Workshop Program 22 April – Expressing and Preserving Your Story

Our exciting workshop program has been finalised for our Open Day – Expressing and Preserving Your Story on 22 April 10-4 as part of the regional Heritage Festival. Come along and spread the word!Flyer for Open Day 22 April 2017 copy

Open Day – 22 April 2017 – Expressing & Preserving Your Story

Come along to our Queanbeyan Museum Open Day on 22 April! Workshops on Oral History, Scrapbooking, Researching, Writing, Poetry, Looking After Your Collection will take place between 10- 4. QPRC Annual Heritage Awards at 12 noon.

Open Day Flyer

A Mysterious Night @ the Museum

Night at Museum

A Mysterious Night @ the Museum

You may have visited a museum alone, but what about under the cover of darkness?
What unusual and intriguing treasures might come to life in such a light – or without one?

Join author Nichole Overall and her team for another unique Winter Tour event when you’ll have the chance to explore Queanbeyan’s House of History, formerly the Police Sergeant’s residence of 1876, in a totally exclusive way.

Get up close and personal with items linked to local tales of mayhem, murder and the macabre, and become even more deeply involved by trying to help solve one of the town’s oldest enduring mysteries – the case of the disappearing grave.

You’ll walk a mile only a select few ever travel down, deep below another of the city’s prominent buildings, and experience first-hand a Queanbeyan of bushrangers, prison escapees and death sentences as we give up another of its most closely-guarded secrets.

But there’s yet more of the unknown to see – or not. Visit one of this area’s most significant heritage locations that also just happens to be one of the earliest burial grounds and which has borne witness to more than its share of tragedy as well as, according to many, the otherworldly.

In the words of Dracula himself, ‘we want you to believe … to believe in things that you cannot’, so come with us and share in a night of mystery where the only thing we promise is that nothing will be quite as it seems.

Numbers are strictly limited.

Date: August 27th
Time 8pm till 10.30pm (approx.)
Cost: $60pp including a light supper, with part of the proceeds donated to the Queanbeyan & District Historical Museum to continue their important work in being the keepers of our story.

Pollard’s Blacksmith Shop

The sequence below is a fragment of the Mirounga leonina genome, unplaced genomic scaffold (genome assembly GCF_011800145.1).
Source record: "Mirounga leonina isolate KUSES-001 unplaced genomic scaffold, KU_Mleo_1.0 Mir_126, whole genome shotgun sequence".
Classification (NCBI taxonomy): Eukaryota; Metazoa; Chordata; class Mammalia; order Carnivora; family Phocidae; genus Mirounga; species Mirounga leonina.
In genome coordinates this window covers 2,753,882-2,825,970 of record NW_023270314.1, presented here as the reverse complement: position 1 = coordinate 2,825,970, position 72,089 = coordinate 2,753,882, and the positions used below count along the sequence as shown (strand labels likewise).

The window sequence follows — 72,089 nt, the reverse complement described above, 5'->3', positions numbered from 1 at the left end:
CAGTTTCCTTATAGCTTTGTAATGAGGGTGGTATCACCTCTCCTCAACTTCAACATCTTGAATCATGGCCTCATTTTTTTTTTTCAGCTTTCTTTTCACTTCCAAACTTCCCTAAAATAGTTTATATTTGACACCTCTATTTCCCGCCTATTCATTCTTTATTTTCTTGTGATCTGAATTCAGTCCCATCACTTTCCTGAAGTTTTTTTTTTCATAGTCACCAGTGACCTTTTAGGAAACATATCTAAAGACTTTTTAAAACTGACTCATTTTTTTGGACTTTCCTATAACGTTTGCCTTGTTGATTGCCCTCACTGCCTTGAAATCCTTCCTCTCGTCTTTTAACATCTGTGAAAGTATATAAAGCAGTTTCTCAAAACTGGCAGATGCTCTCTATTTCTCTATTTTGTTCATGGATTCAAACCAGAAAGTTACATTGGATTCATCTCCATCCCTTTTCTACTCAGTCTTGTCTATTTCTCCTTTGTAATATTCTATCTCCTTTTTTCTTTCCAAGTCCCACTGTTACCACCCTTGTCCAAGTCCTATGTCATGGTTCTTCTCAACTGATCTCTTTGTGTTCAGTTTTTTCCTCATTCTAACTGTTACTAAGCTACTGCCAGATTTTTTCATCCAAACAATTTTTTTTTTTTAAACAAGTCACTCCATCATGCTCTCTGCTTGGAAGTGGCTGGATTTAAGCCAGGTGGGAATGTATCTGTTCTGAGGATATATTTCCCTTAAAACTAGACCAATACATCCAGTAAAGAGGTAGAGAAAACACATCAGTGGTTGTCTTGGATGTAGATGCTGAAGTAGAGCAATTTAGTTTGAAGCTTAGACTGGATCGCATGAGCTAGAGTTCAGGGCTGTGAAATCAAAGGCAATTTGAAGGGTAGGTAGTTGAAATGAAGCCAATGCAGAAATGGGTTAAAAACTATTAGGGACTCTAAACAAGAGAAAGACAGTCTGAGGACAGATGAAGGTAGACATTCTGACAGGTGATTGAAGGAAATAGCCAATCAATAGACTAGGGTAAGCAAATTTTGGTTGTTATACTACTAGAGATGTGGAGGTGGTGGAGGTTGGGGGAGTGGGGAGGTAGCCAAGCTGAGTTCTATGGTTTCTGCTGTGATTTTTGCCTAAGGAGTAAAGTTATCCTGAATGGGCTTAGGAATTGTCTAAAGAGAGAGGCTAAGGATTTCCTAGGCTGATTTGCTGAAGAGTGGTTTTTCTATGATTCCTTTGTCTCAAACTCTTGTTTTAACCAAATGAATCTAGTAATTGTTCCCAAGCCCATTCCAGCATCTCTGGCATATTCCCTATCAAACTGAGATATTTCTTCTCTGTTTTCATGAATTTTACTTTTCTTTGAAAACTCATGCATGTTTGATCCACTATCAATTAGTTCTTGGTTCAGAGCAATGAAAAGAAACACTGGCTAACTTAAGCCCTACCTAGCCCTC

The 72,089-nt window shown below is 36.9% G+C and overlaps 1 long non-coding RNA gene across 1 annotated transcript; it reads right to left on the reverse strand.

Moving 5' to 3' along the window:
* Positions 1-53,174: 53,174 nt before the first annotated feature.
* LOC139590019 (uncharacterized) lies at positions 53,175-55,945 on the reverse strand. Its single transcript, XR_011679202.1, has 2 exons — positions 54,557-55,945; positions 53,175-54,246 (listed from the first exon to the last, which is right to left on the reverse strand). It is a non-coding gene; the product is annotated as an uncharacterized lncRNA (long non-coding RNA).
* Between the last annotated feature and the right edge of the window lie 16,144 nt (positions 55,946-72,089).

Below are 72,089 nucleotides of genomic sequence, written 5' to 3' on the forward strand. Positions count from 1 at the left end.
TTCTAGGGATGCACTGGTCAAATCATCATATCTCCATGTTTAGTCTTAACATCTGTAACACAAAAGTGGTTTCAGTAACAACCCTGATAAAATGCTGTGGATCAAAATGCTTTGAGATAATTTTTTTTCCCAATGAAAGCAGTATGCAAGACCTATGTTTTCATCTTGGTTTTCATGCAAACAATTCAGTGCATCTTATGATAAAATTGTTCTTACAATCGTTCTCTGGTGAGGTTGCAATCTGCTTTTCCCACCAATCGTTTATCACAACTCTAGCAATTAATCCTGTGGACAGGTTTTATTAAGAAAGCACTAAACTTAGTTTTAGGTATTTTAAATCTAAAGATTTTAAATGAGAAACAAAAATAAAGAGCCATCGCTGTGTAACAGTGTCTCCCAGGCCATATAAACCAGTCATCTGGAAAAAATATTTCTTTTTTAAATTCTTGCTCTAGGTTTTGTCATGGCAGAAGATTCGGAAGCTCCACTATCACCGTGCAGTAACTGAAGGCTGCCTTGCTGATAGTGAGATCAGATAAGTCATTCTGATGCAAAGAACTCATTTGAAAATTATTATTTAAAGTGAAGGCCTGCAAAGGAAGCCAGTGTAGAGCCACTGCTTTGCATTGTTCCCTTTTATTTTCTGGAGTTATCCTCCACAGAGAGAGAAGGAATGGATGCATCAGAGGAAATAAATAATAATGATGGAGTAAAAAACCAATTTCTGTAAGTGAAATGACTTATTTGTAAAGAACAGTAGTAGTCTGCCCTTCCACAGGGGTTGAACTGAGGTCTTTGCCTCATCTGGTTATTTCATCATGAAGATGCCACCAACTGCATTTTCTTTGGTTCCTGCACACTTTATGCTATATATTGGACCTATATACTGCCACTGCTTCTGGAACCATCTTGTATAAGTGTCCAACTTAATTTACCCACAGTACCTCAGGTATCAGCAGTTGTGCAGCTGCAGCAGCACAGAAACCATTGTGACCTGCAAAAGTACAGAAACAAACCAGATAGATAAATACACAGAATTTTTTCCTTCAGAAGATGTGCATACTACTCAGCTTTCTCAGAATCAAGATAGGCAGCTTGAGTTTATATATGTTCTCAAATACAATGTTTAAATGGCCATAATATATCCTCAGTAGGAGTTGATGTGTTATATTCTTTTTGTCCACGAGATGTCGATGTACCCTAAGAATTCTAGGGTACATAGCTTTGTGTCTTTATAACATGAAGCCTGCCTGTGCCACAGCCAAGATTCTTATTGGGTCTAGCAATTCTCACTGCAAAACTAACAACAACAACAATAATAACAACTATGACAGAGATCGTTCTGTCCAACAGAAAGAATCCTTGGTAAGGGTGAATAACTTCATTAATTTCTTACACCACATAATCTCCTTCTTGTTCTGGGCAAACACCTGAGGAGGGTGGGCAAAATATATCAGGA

Museum Musings- A QDHMS series published in the Queanbeyan Age

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One of the treasures of the Queanbeyan Museum is a Blacksmith Shop, from about 1900.  It is a slab structure, with later repairs to the walls and installation of a new corrugated iron roof made by QDHMS. It contains tools of the smith’s trade including: bellows, forge, and hand made tools, donated by Keith Pollard (1924-2007). Donation of an anvil came from the James Francis Denny collection and the farrier’s clamp from Philip Cancillier.

The Pollard family are graziers in the Michelago district, near Queanbeyan. The Museum’s blacksmith shop came from their property Tinderry Vale. It is believed the structure was on the property when purchased from the Egan family, who originally settled the property in 1863. Two bachelor brothers, Dave and Tom were the last of the Egans and they could have built the smithy.

 The Work of the Blacksmith

These were the days when useful items had to be made by hand. The smith created items from iron or steel by forging the metal, which was heated until it glowed red, then orange, yellow and white would be the hottest. The ideal heat for forging is a bright yellow orange colour. The smithy worked in dim conditions so he could judge the right colour of the metal. In order to get the heat required to forge iron a large bellows was used to blow a stream of air over the bed of charcoal or coke in the forge to make it burn faster. Tools were used to hammer, bend, cut and shape objects against the anvil to produce items such as horseshoes, farm tools, nails, latches, hinges, hammers, axes, chisels, fitted iron tires and hub rings for carts.

The advent of the motor car, tractors and manufactured goods spelt the end of the usefulness of the blacksmith shop.